Whooping Cough is on the Rise: What You Can Do to Protect Yourself

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“Whooping cough” is not something you hear much about in this day and age, but it seems that it might be making a comeback. What can you do about this seemingly antiquated condition?

 According to an Infectious Diseases Society of America (IDSA) press release, the latest research shows that whooping cough (a.k.a. pertussis) rates are on the rise in the U.S.

 Very contagious, whooping cough occurs when Bordetella pertussis bacteria infect the airways. Within three to 12 days of exposure to the bacteria (usually via an infected person coughing or sneezing near you or leaving droplets on objects that you then touch), you will begin to have the following symptoms: the feeling of being stuffed up, sneezing, runny nose and eyes, low-grade fever, violent bouts of coughing, thick mucus, and difficulty breathing in air (which can lead to the signature “whooping” sound).

 In extreme cases, whooping cough can lead to severe complications (e.g. pneumonia, emphysema, brain hemorrhage, etc.) and even death. However, this infectious disease has been kept tightly under control through vaccination programs.

 To get an idea of the evolution of this disease, let’s look at some numbers. Before the advent of the vaccine in the 1940s, whooping cough infected at least 200,000 people and claimed the lives of 4,000 people every year. After about 30 years of administering the vaccine (it’s part of the DTaP vaccine, which is given to all infants), the annual number of pertussis-related deaths had declined to 1,000. However, fast forward another 10 years to the 1980s, and you’ll see that the infectious disease has started to creep up again, although it’s nowhere near the original numbers.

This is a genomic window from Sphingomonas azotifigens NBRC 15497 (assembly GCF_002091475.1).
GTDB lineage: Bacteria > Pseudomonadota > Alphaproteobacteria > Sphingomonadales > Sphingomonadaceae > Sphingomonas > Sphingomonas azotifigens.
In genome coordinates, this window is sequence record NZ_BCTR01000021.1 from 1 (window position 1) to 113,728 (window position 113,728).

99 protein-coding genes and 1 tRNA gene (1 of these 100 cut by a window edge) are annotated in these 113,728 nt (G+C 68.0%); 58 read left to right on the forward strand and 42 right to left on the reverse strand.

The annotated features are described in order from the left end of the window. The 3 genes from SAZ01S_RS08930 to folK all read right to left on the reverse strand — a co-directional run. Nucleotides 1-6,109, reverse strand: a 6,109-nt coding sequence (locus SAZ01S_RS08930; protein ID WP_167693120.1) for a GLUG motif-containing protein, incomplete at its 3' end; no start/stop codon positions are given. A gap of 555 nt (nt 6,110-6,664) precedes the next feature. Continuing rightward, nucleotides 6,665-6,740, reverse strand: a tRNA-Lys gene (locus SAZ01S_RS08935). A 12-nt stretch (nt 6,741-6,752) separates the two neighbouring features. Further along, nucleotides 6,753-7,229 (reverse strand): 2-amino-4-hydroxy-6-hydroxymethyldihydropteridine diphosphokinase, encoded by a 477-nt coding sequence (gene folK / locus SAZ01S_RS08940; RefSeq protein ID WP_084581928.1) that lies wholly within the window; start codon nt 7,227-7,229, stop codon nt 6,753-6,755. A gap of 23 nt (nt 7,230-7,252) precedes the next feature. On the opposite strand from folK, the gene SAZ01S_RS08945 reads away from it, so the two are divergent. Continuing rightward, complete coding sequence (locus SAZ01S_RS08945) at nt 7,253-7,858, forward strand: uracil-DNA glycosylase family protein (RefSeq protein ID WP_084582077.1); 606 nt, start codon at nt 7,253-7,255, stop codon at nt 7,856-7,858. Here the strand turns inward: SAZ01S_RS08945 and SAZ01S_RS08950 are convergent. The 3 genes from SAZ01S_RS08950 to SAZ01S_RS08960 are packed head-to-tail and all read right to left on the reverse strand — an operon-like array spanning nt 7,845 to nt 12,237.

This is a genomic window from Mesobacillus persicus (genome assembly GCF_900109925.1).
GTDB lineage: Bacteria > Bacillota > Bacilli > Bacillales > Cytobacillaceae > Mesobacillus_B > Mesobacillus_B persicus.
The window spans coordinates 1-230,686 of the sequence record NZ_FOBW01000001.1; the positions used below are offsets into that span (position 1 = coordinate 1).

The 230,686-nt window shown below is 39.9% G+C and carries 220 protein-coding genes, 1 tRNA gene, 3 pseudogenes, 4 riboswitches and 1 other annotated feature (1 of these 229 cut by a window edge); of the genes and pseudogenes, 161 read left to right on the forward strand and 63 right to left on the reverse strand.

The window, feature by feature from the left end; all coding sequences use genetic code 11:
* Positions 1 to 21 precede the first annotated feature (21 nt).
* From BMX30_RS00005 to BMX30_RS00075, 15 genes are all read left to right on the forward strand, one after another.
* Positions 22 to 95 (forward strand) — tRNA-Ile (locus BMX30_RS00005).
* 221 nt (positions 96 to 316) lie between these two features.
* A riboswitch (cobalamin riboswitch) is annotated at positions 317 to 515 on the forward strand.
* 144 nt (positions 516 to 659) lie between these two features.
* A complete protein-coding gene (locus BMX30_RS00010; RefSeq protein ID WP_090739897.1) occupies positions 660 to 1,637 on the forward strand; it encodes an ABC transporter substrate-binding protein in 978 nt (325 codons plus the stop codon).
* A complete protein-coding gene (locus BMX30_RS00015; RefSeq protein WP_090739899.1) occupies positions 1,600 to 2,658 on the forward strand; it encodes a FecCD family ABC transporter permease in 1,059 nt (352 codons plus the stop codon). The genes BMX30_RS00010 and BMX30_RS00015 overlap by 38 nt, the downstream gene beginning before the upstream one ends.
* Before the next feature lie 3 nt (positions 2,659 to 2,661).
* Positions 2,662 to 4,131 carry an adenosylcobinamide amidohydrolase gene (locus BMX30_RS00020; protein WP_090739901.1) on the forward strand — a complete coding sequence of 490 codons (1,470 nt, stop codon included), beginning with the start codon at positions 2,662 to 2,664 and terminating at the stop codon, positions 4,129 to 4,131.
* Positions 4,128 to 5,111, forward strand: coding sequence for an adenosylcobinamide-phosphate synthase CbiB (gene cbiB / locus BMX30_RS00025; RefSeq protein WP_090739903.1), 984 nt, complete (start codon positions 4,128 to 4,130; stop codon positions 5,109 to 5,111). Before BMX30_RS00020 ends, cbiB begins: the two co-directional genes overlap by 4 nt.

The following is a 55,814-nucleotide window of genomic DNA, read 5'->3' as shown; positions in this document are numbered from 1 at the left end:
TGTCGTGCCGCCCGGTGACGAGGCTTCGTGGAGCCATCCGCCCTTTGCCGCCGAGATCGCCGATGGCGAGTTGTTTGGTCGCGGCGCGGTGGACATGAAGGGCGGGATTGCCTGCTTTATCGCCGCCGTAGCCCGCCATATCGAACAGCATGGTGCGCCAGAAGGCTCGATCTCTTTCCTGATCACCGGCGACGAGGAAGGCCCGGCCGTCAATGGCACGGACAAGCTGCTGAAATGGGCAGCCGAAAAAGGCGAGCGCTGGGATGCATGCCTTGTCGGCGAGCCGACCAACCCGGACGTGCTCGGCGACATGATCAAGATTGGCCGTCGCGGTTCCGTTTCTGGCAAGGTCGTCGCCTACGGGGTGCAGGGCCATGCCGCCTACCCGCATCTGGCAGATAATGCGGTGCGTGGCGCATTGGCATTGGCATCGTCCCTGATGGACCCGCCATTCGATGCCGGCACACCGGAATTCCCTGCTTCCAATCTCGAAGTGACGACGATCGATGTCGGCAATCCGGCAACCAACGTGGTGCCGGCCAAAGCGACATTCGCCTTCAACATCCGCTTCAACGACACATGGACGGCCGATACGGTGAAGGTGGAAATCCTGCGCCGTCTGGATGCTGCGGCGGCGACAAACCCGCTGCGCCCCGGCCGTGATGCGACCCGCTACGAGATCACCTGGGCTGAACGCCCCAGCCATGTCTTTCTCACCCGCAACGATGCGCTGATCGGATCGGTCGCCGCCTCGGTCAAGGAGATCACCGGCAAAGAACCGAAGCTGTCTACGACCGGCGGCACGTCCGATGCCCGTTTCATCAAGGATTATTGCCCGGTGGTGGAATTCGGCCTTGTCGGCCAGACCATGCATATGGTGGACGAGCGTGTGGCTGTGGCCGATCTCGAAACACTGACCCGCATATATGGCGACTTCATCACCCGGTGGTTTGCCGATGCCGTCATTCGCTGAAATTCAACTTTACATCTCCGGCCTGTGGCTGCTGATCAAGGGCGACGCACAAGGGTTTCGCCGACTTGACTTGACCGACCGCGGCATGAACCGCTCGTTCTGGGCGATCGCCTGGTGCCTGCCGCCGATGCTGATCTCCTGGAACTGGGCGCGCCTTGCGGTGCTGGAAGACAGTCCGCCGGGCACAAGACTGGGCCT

Three recent studies, reported at the 44th Annual Meeting of the IDSA, support the claims that whooping cough is again on the rise and they underline the importance of an action plan being implemented on the part of health authorities.

 The first study showed that whooping cough rates in Seattle, WA, had risen from 39 in 2001 to 280 in 2003 — a huge increase in such a short time. According to researchers in the second study, cases of infant whooping cough are increasing amongst the Hispanic population in San Francisco, California (48% of the cases were Hispanic) — the reason why was not discovered.

 In the final study, done in Philadelphia, Pennsylvania, 409 people were reported to have developed whooping cough in six years. Out of these, 43% were infants. Also, of the 409 individuals, 41.3% were of African-American descent and 11% were Hispanic. It seems that the vaccinations are not reaching certain segments of the population.

 Overall, infants are the most at risk for whooping cough, especially in its most severe form. However, parents, grandparents, friends, and anyone who comes into contact with a young child can expose them to the bacteria. These studies serve as a warning that teenagers and adults (especially those who have not had a booster in the past 10 years) need to be re-immunized against the disease in order to protect themselves and those around them.

 Doctors also need to be more vigilant when it comes to recognizing the symptoms, as researchers believe that many people who have whooping cough are being misdiagnosed. Whooping cough is treatable through antibiotic therapy.

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